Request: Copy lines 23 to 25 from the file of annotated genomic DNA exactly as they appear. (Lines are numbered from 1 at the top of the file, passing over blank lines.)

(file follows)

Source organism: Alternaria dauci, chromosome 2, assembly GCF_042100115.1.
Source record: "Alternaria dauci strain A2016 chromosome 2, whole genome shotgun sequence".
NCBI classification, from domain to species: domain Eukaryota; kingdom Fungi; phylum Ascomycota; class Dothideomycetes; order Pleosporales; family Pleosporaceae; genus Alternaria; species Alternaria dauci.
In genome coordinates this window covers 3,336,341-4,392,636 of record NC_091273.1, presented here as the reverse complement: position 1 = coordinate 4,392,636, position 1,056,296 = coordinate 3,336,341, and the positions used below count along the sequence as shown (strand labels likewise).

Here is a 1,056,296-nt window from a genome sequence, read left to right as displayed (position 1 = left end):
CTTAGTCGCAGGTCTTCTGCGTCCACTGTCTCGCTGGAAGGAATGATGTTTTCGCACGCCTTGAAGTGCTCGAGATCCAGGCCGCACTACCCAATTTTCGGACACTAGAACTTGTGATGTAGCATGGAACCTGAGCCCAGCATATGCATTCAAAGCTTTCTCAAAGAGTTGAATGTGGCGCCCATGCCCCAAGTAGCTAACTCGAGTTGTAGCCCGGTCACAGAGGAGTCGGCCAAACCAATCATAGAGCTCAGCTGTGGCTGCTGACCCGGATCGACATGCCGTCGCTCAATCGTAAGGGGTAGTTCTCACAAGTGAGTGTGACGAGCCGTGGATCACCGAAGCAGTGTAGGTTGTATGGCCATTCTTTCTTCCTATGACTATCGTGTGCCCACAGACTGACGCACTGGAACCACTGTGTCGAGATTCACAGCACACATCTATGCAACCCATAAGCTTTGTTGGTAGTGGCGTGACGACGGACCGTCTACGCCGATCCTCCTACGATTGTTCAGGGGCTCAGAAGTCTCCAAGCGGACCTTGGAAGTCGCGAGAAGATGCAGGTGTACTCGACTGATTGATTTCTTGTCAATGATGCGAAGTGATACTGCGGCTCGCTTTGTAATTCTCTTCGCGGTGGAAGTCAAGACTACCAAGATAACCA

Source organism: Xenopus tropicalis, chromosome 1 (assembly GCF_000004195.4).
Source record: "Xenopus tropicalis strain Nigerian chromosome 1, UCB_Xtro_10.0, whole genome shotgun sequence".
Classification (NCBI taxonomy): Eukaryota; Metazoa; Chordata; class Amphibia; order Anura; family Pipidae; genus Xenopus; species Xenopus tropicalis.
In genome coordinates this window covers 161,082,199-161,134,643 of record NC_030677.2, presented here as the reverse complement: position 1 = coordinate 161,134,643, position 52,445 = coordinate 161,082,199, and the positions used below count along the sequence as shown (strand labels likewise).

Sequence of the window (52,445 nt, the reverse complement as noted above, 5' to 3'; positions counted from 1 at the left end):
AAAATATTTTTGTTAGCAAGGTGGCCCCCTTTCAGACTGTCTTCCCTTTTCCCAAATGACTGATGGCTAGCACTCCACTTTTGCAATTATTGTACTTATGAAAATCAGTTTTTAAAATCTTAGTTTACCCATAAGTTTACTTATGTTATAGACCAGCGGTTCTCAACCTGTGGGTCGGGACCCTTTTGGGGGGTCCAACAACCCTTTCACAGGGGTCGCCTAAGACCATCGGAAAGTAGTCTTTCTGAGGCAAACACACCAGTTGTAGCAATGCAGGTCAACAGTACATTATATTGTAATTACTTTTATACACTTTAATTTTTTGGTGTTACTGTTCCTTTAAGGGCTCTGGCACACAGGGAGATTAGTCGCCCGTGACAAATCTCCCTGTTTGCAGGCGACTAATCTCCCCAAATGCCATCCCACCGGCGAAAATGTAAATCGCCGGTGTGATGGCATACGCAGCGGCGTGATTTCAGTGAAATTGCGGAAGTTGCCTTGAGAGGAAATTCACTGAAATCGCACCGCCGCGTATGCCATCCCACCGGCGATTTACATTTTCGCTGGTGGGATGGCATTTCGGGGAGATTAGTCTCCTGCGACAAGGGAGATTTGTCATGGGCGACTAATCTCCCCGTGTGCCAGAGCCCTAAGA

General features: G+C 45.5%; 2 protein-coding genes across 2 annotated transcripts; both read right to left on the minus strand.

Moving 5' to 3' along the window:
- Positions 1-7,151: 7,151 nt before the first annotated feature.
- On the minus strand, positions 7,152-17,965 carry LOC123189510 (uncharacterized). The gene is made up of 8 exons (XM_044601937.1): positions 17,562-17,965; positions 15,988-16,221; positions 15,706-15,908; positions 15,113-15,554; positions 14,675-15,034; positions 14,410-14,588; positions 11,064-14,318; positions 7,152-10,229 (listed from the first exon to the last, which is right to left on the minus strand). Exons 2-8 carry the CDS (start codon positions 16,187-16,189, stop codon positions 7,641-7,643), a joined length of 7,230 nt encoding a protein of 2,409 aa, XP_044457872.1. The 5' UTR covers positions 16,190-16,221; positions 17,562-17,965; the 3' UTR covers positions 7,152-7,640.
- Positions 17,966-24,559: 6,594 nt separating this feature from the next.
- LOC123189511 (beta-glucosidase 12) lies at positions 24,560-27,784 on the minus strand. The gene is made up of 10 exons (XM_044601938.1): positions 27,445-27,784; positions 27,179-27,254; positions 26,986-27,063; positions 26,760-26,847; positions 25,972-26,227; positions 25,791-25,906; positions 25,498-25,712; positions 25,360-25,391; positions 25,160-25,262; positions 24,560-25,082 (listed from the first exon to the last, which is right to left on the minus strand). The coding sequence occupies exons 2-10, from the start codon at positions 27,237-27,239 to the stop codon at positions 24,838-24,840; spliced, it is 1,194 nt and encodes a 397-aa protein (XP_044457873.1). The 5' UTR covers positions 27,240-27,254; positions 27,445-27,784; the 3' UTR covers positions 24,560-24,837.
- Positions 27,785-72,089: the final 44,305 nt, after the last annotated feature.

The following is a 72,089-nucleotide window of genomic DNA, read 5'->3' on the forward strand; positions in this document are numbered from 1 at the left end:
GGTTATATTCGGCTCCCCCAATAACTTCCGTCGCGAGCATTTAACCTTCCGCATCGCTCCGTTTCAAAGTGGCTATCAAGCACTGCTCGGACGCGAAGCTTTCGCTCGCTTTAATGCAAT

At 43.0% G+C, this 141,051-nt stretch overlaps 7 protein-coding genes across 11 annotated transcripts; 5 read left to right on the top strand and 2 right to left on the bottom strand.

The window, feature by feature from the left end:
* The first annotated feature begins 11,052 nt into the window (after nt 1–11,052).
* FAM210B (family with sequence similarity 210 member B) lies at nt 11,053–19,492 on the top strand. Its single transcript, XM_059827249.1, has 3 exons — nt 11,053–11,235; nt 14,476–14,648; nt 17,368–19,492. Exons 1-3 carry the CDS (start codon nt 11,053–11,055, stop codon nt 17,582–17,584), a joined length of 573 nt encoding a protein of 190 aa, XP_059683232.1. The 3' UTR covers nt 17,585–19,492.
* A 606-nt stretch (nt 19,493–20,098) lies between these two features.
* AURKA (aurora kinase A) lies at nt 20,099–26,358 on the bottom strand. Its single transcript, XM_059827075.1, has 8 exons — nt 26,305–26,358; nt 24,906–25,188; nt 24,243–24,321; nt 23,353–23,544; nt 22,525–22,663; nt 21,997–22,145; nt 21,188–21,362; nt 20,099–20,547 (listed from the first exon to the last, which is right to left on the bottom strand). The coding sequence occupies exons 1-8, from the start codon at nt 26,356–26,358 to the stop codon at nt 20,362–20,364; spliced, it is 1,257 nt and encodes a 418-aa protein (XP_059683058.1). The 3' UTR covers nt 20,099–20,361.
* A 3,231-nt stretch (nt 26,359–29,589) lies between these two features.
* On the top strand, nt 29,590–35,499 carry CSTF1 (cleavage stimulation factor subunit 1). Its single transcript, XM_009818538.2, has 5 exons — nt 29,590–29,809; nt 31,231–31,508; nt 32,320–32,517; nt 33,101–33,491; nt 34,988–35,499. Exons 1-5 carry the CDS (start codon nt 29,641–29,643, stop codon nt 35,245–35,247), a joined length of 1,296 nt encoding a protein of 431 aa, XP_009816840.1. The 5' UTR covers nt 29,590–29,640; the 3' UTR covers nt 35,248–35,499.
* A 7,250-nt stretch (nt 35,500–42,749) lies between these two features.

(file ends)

The window, feature by feature from the left end:
* The first annotated feature begins 11,052 nt into the window (after nt 1–11,052).
* FAM210B (family with sequence similarity 210 member B) lies at nt 11,053–19,492 on the top strand. Its single transcript, XM_059827249.1, has 3 exons — nt 11,053–11,235; nt 14,476–14,648; nt 17,368–19,492. Exons 1-3 carry the CDS (start codon nt 11,053–11,055, stop codon nt 17,582–17,584), a joined length of 573 nt encoding a protein of 190 aa, XP_059683232.1. The 3' UTR covers nt 17,585–19,492.